Cranial Maxillofac Trauma Reconstruction 2019; 12(02): 112-121
DOI: 10.1055/s-0038-1639350
Original Article
Thieme Medical Publishers 333 Seventh Avenue, New York, NY 10001, USA.

Isolated Orbital Floor Fracture Management: A Survey and Comparison of American Oculofacial and Facial Plastic Surgeon Preferences

Liza M. Cohen
1  Ophthalmic Plastic Surgery, Department of Ophthalmology, Massachusetts Eye and Ear Infirmary, Harvard Medical School, Massachusetts
,
David A. Shaye
2  Facial Plastic and Reconstructive Surgery, Department of Otolaryngology, Massachusetts Eye and Ear Infirmary, Harvard Medical School, Boston, Massachusetts
,
Michael K. Yoon
1  Ophthalmic Plastic Surgery, Department of Ophthalmology, Massachusetts Eye and Ear Infirmary, Harvard Medical School, Massachusetts
› Author Affiliations
Further Information

Publication History

14 October 2017

11 November 2017

Publication Date:
09 April 2018 (eFirst)

Abstract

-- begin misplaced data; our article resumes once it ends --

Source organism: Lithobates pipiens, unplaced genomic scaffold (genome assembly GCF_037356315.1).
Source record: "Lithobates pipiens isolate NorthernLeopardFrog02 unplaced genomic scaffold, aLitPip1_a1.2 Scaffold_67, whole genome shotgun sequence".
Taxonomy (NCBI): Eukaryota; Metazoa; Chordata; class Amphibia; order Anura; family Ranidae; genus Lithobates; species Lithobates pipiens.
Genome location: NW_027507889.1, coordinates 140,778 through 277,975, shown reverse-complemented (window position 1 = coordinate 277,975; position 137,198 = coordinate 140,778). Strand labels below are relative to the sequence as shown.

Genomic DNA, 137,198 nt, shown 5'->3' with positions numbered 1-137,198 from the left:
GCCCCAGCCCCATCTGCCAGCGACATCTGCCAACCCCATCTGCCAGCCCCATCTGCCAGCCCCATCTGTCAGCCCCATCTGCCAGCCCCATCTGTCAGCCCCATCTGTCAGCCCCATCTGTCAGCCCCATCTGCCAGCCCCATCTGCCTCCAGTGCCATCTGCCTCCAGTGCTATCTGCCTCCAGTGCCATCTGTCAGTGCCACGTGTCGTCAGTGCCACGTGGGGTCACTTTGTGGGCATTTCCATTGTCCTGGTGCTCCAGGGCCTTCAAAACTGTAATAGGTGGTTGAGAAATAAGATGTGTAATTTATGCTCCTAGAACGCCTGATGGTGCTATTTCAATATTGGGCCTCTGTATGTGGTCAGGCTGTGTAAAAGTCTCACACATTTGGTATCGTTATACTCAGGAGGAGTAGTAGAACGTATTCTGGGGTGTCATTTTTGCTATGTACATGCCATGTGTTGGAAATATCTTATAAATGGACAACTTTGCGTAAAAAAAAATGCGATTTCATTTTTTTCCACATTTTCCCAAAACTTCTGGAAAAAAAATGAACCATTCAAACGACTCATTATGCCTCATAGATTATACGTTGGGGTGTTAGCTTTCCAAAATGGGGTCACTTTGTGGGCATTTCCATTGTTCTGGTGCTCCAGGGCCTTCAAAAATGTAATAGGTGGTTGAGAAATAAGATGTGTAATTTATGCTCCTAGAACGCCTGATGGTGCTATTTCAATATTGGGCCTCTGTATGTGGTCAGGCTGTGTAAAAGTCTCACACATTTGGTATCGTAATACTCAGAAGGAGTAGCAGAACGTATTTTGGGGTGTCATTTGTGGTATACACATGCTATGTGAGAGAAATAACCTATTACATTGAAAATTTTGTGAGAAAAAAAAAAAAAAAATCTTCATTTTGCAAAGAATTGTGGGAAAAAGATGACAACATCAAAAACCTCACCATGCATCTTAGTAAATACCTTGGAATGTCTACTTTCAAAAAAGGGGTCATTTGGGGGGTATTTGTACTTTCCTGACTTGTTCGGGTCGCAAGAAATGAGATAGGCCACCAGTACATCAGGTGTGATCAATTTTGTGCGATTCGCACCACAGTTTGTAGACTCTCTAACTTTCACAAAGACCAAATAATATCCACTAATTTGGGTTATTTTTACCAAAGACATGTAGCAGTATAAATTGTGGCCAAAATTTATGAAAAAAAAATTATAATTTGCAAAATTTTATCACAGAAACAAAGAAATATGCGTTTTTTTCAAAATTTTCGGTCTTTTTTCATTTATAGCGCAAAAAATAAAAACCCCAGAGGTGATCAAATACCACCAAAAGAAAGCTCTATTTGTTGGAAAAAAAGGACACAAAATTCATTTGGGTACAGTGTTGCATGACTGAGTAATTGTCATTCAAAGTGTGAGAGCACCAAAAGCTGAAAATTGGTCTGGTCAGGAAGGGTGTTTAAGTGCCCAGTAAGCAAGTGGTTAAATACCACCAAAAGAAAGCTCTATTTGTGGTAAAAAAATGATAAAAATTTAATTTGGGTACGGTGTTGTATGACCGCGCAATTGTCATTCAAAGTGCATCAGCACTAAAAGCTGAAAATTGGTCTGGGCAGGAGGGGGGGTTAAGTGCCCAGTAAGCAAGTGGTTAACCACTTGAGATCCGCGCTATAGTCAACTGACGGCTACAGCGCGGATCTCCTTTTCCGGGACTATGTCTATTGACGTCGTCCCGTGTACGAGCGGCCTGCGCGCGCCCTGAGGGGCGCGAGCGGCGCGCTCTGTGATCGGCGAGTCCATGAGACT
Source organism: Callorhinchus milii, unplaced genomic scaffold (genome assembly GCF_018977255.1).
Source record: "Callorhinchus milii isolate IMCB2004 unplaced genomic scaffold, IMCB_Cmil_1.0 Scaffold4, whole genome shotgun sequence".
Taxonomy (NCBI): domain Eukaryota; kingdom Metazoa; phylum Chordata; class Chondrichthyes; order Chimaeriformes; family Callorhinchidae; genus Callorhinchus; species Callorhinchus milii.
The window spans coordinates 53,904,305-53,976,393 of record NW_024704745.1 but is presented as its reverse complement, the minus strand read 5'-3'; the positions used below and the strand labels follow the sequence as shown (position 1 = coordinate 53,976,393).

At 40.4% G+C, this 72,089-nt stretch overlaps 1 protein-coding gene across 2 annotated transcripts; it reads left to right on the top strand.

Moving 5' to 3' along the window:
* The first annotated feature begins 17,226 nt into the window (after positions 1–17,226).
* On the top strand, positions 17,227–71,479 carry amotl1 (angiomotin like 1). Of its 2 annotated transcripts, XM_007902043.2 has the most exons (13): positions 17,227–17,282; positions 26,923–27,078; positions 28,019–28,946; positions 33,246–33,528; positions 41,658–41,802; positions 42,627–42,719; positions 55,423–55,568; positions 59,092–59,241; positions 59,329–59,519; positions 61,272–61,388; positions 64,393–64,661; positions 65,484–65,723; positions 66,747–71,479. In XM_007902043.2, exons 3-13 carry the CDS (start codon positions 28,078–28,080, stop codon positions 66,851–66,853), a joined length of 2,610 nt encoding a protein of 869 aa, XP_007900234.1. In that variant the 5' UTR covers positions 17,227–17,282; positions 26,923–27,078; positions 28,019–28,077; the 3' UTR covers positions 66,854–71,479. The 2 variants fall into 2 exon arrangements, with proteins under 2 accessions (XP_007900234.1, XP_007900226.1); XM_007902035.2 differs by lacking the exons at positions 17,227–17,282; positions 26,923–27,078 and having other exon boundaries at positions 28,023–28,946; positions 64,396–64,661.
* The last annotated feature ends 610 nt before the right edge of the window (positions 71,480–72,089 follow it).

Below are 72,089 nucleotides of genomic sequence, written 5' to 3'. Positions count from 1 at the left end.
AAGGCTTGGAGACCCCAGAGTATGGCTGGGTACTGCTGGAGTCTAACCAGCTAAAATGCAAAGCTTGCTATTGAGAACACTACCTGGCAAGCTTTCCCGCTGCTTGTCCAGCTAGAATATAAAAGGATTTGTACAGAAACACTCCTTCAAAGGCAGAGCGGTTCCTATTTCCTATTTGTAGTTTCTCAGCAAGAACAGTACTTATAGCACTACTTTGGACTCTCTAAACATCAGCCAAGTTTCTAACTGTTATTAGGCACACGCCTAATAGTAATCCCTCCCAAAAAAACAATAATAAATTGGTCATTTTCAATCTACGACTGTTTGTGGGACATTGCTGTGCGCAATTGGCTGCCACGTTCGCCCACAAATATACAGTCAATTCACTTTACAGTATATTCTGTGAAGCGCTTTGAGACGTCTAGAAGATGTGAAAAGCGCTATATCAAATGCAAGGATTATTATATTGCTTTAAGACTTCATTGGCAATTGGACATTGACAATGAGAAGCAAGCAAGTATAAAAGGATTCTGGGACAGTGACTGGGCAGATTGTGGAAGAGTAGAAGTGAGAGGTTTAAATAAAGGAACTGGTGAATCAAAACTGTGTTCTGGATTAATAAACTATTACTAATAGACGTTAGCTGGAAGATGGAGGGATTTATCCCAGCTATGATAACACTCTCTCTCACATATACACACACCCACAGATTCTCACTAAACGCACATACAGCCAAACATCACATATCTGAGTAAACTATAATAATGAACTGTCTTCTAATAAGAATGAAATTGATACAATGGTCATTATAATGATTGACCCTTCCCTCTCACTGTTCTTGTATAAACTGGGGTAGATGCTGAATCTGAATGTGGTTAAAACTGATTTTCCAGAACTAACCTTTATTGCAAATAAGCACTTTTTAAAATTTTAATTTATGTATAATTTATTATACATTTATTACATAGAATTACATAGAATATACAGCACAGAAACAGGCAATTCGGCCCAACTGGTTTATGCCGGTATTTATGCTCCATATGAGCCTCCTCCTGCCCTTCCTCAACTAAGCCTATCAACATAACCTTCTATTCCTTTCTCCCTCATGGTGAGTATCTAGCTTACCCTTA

This article aimed to characterize, compare, and contrast the management of isolated orbital floor fractures among oculofacial and facial plastic surgeons in the United States. An anonymous 17-question multiple-choice web-based survey was distributed to all 590 members of the American Society of Ophthalmic Plastic and Reconstructive Surgery (ASOPRS) and all 1,300 members of the American Academy of Facial Plastic and Reconstructive Surgery (AAFPRS) using each society's email database from November 2016 to January 2017. Two-hundred twenty-five oculofacial and 135 facial plastic surgeons completed the survey. The most important indications for surgery among both oculofacial and facial plastic surgeons were motility restriction, enophthalmos, and diplopia at 2 weeks. The most common preferred time to surgical intervention was 8 to 14 days; however, facial plastic surgeons were more likely to operate after 4 to 7 days (p < 0.001). The most common choices of orbital implant material were porous polyethylene and porous polyethylene plus titanium for both oculofacial and facial plastic surgeons, nylon for oculofacial surgeons, and titanium for facial plastic surgeons. The majority rarely/never used intraoperative computed tomography imaging or navigation. Facial plastic surgeons were more likely to perform postoperative imaging (p < 0.001). We report results of the first survey of isolated orbital floor fracture management among oculofacial and facial plastic surgeons in the United States. This survey characterizes practice patterns and areas of similarities/differences among oculofacial and facial plastic surgeons in the management of isolated orbital floor fractures, which may help define the current standard of care.